Fasting during Ramadan doesn’t just benefit us spiritually, but it’s a chance for us to detox our bodies too.
In the last decade, Ramadan has been dressed up in a palatable form of understanding through intermittent fasting. This has allowed an emerging audience of non-Muslim health enthusiasts to understand the benefits of abstaining from food and water. Fasting is not only about the physical limitations we put on ourselves, but equally about the mental conditioning and discipline we receive.
As well as being fard (compulsory), there is science behind fasting that’s important to highlight.
Fasting is not something exclusive to Islam; rather, it has been prescribed in Christianity, Judaism, Hinduism, and Greek philosophy. Hippocrates, a well known Greek physician, was known to recommend fasting in order to help with healing. He stated ‘To eat when you are sick, is to feed your illness.’
It is also a component of Ayurvedic medicine too, which recommends engaging in a fast once a week.
Greed is something that has defined the 21st century in various ways other than food – but that’s a topic for another day.
Modern day food culture has cultivated overconsumption within our society. We live in a convenience culture that celebrates ease, meaning we prioritise food that’s quick as opposed to what is nutritional. We suffocate our hunger queues with heavy meals and snacks until they become something we can ignore. Food has become a visual concept, and we now eat with our eyes more so than ever before.
This is reflective in the fast-food market, with the UK seeing a 34% increase in fast- food outlets from 2010 to 2018, according to the Office for National Statistics. Sociologists call this concept the ‘Mcdonaldization‘ of society.
Fasting not only breaks this toxic relationship with food, but also repairs it. It gives us the opportunity to practise discipline, give our stomach’s a break, and evaluate what we put in our bodies.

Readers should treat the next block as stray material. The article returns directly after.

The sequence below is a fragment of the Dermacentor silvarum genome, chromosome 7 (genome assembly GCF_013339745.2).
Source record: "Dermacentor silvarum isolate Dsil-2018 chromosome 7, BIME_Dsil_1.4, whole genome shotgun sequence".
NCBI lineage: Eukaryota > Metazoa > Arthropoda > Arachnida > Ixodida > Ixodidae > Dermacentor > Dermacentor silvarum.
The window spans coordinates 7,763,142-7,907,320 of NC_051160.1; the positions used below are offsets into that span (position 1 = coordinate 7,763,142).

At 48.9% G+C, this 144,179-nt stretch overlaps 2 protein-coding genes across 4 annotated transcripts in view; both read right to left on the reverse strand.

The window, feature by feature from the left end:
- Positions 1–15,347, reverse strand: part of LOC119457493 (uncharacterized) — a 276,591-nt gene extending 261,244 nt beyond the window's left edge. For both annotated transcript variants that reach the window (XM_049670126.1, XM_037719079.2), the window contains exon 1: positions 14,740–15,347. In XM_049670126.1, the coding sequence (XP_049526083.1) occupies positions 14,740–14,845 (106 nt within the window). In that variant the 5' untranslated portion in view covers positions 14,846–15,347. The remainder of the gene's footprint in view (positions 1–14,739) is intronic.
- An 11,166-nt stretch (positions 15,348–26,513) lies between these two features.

In the last decade, the benefits of intermittent fasting have been pushed through the digital sphere into the mainstream. This has garnered attention from social media trends, boosting its popularity.
Health practitioners are advocating for it due to the array of health benefits, regardless of ones faith.
As well as this, it has an array of benefits on specific organs within our bodies.
The New England Journal of Medicine, a prestigious journal of medicine, published a review of research carried out on fasting titled, “Effects of Intermittent Fasting on Health, Aging, and Disease.” Their conclusions were, “Preclinical studies and clinical trials have shown that intermittent fasting has broad-spectrum benefits for many health conditions, such as obesity, diabetes, Mellitus, cardiovascular disease, cancers and neurological disorders. Although we do not fully understand the specific mechanisms, the beneficial effects of intermittent fasting involve metabolic switching and cellular stress resistance” (NEJM: December 2019).
Engaging in a fast can also decrease inflammation. Studies found that fasting for one month (Ramadan) decreased levels of inflammation within the body.
When the health benefits of Ramadan are simplified to cater for the 21st secular community, it seems people pay attention a little more. The same people who regard Ramadan as an extreme practise are interested in the detox abilities that intermittent fasting can give them.
Nonetheless, it’s great to see that more people are understanding the positive effect it has, not just for our bodies but for disciplining our minds too.